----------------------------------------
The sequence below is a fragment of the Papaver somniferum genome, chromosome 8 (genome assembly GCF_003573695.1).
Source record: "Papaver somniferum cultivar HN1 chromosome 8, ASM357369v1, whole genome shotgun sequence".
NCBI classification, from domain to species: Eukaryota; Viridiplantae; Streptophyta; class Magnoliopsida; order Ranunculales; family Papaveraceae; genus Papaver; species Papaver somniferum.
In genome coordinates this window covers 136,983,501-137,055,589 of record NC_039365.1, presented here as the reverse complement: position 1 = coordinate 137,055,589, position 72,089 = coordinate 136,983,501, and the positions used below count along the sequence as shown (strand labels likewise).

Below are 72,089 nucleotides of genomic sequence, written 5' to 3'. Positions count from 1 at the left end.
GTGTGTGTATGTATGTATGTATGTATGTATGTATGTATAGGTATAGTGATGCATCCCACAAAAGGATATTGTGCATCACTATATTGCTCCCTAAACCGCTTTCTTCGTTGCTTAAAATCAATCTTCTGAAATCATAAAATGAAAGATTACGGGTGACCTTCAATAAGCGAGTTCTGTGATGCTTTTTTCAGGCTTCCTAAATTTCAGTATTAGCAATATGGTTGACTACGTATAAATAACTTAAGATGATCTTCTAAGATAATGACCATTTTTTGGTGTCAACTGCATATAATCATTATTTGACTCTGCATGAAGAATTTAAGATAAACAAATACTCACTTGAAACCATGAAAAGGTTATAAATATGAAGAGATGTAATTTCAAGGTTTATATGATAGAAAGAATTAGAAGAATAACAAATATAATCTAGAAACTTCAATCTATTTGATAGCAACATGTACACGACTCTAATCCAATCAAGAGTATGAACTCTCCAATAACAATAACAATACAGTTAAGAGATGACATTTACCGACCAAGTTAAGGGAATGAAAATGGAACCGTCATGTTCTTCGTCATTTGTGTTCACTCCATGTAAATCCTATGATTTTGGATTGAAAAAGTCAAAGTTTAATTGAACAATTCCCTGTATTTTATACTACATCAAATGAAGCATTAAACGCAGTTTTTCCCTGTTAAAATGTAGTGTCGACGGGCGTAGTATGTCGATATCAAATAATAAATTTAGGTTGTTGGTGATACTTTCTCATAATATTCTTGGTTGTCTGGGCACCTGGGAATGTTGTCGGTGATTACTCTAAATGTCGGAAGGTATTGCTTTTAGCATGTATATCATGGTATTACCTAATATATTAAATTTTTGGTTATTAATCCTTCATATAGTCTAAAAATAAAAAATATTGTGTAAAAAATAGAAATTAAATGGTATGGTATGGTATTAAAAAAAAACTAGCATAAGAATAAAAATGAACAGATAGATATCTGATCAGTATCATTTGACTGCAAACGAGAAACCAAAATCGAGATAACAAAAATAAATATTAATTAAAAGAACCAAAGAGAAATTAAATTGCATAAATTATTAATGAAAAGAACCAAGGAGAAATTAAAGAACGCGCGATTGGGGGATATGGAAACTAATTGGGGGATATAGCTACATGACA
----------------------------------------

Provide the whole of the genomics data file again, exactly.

The sequence below is a fragment of the Papaver somniferum genome, chromosome 8 (genome assembly GCF_003573695.1).
Source record: "Papaver somniferum cultivar HN1 chromosome 8, ASM357369v1, whole genome shotgun sequence".
NCBI classification, from domain to species: Eukaryota; Viridiplantae; Streptophyta; class Magnoliopsida; order Ranunculales; family Papaveraceae; genus Papaver; species Papaver somniferum.
In genome coordinates this window covers 136,983,501-137,055,589 of record NC_039365.1, presented here as the reverse complement: position 1 = coordinate 137,055,589, position 72,089 = coordinate 136,983,501, and the positions used below count along the sequence as shown (strand labels likewise).

Below are 72,089 nucleotides of genomic sequence, written 5' to 3'. Positions count from 1 at the left end.
GTGTGTGTATGTATGTATGTATGTATGTATGTATGTATAGGTATAGTGATGCATCCCACAAAAGGATATTGTGCATCACTATATTGCTCCCTAAACCGCTTTCTTCGTTGCTTAAAATCAATCTTCTGAAATCATAAAATGAAAGATTACGGGTGACCTTCAATAAGCGAGTTCTGTGATGCTTTTTTCAGGCTTCCTAAATTTCAGTATTAGCAATATGGTTGACTACGTATAAATAACTTAAGATGATCTTCTAAGATAATGACCATTTTTTGGTGTCAACTGCATATAATCATTATTTGACTCTGCATGAAGAATTTAAGATAAACAAATACTCACTTGAAACCATGAAAAGGTTATAAATATGAAGAGATGTAATTTCAAGGTTTATATGATAGAAAGAATTAGAAGAATAACAAATATAATCTAGAAACTTCAATCTATTTGATAGCAACATGTACACGACTCTAATCCAATCAAGAGTATGAACTCTCCAATAACAATAACAATACAGTTAAGAGATGACATTTACCGACCAAGTTAAGGGAATGAAAATGGAACCGTCATGTTCTTCGTCATTTGTGTTCACTCCATGTAAATCCTATGATTTTGGATTGAAAAAGTCAAAGTTTAATTGAACAATTCCCTGTATTTTATACTACATCAAATGAAGCATTAAACGCAGTTTTTCCCTGTTAAAATGTAGTGTCGACGGGCGTAGTATGTCGATATCAAATAATAAATTTAGGTTGTTGGTGATACTTTCTCATAATATTCTTGGTTGTCTGGGCACCTGGGAATGTTGTCGGTGATTACTCTAAATGTCGGAAGGTATTGCTTTTAGCATGTATATCATGGTATTACCTAATATATTAAATTTTTGGTTATTAATCCTTCATATAGTCTAAAAATAAAAAATATTGTGTAAAAAATAGAAATTAAATGGTATGGTATGGTATTAAAAAAAAACTAGCATAAGAATAAAAATGAACAGATAGATATCTGATCAGTATCATTTGACTGCAAACGAGAAACCAAAATCGAGATAACAAAAATAAATATTAATTAAAAGAACCAAAGAGAAATTAAATTGCATAAATTATTAATGAAAAGAACCAAGGAGAAATTAAAGAACGCGCGATTGGGGGATATGGAAACTAATTGGGGGATATAGCTACATGACA